You and the love of your life have decided to get married. It’s typically a time of continued celebration and joy. However, if something goes wrong and the wedding is called off, who gets to keep the expensive engagement ring? Does the recipient have to return the ring to the giver? Can the recipient keep it? Does it matter who called the wedding off? In the middle of such an emotionally turbulent time, it is important to know the law in Florida regarding engagement rings when a wedding is called off.
Florida Law and Gifts
Florida law considers the gift of an engagement ring to be a conditional gift. Essentially, this means that the gift is given on the condition that the other person will marry the person giving the gift. There is an implied condition that a marriage will take place after the gift of an engagement ring.
Some have argued that the proposal itself was the condition required, and was met by the donee (the recipient of the gift) responding “yes” to the proposal. However, courts in the state of Florida have rejected this legal analysis and said that the condition that must be met is the actual wedding and marriage, not just the engagement.
The Donee Calls Off the Engagement
Specifically, under Florida law and court cases, the donor of the engagement ring has the right to request the return of the engagement ring if the termination of the engagement is done by the recipient of the ring, or by mutual consent of both parties. The one circumstance where this may not happen is if the engagement ring is protected by a prenuptial agreement. If the ring you are planning to give has sentimental meaning or is a family heirloom, you may consider a prenuptial agreement as a bit of an insurance policy in case the wedding is called off.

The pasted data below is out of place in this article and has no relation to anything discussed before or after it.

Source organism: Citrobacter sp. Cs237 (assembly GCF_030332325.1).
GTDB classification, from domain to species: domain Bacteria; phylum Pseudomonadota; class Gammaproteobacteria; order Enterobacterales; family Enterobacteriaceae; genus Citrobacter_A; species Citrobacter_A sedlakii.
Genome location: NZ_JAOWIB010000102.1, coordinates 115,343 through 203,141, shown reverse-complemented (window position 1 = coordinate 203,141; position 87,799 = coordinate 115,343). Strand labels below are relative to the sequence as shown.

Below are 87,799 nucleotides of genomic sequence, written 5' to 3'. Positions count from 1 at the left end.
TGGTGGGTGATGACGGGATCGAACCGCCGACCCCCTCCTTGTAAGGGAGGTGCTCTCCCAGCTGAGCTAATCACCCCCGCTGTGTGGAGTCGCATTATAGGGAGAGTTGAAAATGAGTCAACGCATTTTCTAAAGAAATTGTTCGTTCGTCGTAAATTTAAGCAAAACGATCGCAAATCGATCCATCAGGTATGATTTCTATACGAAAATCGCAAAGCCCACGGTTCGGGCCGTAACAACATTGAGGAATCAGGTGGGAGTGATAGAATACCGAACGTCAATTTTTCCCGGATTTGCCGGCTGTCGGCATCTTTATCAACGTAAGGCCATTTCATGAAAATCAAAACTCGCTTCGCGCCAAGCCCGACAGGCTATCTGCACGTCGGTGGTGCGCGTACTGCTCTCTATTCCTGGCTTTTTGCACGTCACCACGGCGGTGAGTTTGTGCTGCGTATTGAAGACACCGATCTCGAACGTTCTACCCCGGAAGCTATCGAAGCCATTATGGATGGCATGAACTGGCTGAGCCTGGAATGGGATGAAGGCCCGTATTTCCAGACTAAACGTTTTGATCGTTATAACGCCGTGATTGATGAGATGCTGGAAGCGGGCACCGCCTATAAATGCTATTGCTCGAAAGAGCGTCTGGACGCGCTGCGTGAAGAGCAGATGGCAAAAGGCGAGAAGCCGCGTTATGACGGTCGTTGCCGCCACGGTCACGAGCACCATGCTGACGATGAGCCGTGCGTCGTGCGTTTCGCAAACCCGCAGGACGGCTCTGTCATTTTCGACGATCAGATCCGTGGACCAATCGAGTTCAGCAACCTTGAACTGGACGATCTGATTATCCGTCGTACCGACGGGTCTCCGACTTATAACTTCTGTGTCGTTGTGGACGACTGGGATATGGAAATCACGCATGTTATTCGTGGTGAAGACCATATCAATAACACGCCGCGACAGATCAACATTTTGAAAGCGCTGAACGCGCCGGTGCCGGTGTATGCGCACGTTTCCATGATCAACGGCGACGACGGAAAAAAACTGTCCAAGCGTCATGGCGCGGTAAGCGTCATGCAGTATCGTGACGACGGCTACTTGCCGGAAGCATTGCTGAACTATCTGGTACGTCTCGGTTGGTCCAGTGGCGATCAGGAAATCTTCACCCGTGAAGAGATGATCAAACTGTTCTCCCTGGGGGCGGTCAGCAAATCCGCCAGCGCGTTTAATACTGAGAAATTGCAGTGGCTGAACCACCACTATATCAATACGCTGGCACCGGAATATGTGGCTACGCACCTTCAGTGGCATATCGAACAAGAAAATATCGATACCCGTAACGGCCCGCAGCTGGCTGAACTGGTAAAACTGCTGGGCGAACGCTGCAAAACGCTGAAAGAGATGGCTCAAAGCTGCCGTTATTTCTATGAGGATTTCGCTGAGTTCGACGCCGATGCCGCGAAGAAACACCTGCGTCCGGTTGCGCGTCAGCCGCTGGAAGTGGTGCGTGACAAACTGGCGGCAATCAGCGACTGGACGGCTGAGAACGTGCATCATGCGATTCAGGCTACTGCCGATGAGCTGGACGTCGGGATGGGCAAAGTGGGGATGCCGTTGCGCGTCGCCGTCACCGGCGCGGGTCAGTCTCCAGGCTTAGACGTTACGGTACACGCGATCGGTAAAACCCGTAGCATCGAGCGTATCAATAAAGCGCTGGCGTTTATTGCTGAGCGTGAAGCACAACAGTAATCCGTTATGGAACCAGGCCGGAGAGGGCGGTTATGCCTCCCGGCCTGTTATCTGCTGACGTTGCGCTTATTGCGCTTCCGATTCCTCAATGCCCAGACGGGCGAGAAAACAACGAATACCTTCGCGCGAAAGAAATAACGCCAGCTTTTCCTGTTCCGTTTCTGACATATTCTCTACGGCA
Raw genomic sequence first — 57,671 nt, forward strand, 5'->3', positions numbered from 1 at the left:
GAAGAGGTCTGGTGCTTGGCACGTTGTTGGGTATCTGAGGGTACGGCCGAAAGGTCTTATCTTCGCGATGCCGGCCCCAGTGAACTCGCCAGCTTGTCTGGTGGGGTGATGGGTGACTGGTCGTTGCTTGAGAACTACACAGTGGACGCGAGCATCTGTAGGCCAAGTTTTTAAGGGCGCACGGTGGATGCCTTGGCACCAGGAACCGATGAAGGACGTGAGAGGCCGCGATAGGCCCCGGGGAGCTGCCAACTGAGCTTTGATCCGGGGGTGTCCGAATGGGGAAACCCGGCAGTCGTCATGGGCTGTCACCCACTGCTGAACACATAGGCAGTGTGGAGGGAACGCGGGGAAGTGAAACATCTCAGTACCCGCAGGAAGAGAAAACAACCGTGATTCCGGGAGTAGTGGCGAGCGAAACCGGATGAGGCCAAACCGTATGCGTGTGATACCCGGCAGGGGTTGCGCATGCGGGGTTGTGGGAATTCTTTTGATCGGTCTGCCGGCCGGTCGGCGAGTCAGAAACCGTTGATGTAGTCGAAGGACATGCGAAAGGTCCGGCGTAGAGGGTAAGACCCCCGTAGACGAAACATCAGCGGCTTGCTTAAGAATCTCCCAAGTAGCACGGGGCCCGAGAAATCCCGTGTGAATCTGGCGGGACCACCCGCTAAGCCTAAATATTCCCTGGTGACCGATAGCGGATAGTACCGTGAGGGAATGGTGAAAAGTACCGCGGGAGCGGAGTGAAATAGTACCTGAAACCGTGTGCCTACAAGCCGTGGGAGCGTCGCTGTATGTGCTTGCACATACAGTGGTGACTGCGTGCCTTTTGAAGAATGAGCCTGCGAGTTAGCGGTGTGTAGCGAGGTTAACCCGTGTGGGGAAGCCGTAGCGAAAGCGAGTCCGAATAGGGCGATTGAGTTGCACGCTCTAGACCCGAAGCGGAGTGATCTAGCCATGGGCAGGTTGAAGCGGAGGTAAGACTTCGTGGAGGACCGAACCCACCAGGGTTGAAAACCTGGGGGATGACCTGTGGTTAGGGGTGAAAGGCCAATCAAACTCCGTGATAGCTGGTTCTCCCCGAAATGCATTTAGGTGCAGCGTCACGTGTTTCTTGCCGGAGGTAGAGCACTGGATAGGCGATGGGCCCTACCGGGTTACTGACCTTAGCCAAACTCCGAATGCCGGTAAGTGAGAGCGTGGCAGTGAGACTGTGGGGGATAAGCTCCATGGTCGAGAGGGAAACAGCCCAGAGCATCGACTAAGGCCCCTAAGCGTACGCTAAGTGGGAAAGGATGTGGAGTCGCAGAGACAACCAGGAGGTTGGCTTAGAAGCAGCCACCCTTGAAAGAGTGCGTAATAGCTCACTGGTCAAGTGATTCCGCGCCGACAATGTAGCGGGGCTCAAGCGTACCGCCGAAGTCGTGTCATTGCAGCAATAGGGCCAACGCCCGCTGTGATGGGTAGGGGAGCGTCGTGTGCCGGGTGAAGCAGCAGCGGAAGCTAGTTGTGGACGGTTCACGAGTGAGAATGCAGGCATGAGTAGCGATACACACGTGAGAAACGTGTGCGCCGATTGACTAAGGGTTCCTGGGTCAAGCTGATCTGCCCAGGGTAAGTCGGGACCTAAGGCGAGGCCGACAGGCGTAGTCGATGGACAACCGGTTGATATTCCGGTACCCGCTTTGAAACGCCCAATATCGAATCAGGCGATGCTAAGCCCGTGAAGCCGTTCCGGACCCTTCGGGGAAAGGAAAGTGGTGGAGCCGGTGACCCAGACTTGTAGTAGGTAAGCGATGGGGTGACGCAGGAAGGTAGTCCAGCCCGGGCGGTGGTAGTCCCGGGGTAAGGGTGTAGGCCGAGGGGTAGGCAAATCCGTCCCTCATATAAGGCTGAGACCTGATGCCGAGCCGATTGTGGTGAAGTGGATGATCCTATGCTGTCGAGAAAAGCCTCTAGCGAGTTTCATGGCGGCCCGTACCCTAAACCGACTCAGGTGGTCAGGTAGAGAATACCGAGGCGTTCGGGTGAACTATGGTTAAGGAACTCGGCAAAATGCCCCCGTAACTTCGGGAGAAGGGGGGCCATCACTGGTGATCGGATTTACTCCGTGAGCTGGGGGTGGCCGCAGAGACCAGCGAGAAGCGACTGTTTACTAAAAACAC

What if the Donor Calls Off the Engagement?
The above circumstances apply if the recipient has terminated the engagement, or if it is mutually agreed upon by both parties. However, there are cases where the donor of the engagement ring calls off the engagement. In these cases, the law in Florida is a little less clear. In these cases, the donor does not have an absolute right to a legal claim to recover the engagement ring.
However, there are circumstances that would allow the donor to be able to reclaim ownership of the engagement ring. If the recipient had been unfaithful, acted in bad faith, or done some other illegal or “bad act,” the court may view that as an injustice for the recipient to keep the engagement ring. However, whether your fiancé cheated or not, you may still not have a legal right to recover your engagement ring, and visiting with an attorney can help you understand your options.
In the event that the parties do get married and either one files for divorce later on, the engagement ring will be the recipient’s non-marital asset and he/she will get to keep the ring.
Contact an Attorney Regarding Your Rights
Just because you are entitled to your engagement ring back, does not mean you will automatically receive it. You may be forced to go to court to ask for help in getting your ring back. The engagement ring that was once a symbol of your love is now at the center of a contentious adversarial conflict. Emotions are likely running high. Consulting with an attorney will help you understand your rights and obligations with respect to the engagement ring. Call The Law Office of Dana Pechersky at 954.529.2057 today for a free consultation regarding your case.